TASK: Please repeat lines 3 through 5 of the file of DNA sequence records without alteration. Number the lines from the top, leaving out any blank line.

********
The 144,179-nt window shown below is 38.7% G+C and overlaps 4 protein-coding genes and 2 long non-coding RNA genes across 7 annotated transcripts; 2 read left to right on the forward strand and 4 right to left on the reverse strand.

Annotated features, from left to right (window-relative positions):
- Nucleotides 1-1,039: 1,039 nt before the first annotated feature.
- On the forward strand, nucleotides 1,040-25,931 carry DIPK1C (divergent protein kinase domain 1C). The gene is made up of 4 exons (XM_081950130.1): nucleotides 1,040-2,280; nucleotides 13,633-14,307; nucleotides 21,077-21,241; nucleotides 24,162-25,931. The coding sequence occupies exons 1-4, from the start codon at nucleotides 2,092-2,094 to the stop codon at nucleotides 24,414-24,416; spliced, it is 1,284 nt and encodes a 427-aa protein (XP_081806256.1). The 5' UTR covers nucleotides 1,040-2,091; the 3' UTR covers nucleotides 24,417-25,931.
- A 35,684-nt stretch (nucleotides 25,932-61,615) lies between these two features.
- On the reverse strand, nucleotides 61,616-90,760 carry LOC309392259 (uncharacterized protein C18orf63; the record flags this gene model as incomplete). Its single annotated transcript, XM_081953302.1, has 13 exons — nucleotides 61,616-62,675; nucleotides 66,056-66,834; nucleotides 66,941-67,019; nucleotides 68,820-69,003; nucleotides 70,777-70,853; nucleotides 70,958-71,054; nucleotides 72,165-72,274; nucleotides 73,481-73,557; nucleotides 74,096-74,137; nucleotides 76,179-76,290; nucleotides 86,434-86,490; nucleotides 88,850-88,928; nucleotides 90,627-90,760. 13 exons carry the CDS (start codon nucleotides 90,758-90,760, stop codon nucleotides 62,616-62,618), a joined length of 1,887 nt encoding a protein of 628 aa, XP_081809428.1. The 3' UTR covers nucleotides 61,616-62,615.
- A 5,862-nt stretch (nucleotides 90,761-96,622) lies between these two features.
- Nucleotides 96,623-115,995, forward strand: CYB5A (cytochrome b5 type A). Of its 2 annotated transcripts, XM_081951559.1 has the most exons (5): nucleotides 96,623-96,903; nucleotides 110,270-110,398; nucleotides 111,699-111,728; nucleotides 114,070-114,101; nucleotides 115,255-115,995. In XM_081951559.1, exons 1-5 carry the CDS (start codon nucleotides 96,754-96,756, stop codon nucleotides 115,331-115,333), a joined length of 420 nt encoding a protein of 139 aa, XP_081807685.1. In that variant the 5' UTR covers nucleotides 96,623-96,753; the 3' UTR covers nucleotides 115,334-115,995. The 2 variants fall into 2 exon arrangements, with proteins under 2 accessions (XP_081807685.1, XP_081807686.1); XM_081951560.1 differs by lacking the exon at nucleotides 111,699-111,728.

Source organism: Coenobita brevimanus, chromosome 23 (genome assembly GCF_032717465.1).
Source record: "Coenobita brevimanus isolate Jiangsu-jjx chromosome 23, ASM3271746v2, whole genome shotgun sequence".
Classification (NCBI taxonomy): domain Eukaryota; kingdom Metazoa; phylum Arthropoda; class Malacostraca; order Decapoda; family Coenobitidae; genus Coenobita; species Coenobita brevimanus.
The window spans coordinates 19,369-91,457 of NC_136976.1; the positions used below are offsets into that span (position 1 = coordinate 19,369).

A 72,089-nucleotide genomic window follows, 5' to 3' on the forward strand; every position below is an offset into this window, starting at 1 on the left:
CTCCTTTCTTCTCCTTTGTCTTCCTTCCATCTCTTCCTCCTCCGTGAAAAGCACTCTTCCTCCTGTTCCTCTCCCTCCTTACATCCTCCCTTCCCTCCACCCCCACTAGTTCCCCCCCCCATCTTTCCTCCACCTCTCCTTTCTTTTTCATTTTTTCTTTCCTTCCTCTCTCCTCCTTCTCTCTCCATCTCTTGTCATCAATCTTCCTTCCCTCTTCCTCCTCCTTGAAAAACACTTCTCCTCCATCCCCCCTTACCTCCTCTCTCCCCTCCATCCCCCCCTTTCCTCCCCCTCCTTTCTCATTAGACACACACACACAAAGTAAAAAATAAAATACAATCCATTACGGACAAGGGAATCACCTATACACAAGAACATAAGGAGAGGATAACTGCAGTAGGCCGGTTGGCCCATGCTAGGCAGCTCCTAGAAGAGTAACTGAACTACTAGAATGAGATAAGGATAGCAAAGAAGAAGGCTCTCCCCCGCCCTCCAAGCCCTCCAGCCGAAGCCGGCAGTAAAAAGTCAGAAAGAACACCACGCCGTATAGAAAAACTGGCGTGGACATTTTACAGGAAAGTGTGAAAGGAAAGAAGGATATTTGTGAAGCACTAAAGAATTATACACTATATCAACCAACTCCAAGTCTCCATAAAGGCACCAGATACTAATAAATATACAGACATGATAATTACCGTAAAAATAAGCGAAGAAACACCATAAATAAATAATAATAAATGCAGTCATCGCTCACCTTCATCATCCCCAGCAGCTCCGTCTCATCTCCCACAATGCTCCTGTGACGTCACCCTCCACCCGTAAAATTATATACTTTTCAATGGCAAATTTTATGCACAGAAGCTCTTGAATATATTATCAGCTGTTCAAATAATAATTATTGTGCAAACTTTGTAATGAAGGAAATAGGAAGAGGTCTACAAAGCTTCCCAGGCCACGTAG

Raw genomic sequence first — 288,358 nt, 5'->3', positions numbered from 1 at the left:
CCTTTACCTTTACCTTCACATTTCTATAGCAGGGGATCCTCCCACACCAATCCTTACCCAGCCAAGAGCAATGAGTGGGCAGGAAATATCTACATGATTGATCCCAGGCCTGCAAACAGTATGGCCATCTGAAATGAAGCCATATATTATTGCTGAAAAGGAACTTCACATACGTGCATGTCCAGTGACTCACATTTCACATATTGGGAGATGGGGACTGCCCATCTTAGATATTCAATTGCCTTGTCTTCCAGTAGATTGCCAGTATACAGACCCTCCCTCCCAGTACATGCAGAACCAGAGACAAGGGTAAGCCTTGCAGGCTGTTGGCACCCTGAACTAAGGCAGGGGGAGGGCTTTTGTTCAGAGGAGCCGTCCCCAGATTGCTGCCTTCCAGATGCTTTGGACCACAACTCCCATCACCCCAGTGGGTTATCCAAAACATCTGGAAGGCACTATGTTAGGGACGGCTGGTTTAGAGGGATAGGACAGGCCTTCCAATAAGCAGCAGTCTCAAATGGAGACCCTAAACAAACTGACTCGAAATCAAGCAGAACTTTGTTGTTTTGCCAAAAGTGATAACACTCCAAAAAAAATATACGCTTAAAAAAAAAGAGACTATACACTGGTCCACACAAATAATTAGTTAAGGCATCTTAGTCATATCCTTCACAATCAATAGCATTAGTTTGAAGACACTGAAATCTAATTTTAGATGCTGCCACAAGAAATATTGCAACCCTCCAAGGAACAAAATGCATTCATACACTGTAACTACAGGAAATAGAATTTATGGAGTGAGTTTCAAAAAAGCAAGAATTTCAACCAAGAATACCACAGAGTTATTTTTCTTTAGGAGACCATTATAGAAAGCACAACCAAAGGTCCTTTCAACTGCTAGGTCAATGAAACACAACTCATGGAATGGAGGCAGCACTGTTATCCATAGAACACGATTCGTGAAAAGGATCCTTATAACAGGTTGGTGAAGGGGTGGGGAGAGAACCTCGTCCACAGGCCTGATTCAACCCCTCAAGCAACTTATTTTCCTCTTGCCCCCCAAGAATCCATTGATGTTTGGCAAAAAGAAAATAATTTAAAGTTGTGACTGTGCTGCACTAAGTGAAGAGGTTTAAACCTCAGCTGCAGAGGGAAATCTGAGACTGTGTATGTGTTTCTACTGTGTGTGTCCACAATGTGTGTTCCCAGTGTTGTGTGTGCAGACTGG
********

- Nucleotides 1-1,039: 1,039 nt before the first annotated feature.
- On the forward strand, nucleotides 1,040-25,931 carry DIPK1C (divergent protein kinase domain 1C). The gene is made up of 4 exons (XM_081950130.1): nucleotides 1,040-2,280; nucleotides 13,633-14,307; nucleotides 21,077-21,241; nucleotides 24,162-25,931. The coding sequence occupies exons 1-4, from the start codon at nucleotides 2,092-2,094 to the stop codon at nucleotides 24,414-24,416; spliced, it is 1,284 nt and encodes a 427-aa protein (XP_081806256.1). The 5' UTR covers nucleotides 1,040-2,091; the 3' UTR covers nucleotides 24,417-25,931.
- A 35,684-nt stretch (nucleotides 25,932-61,615) lies between these two features.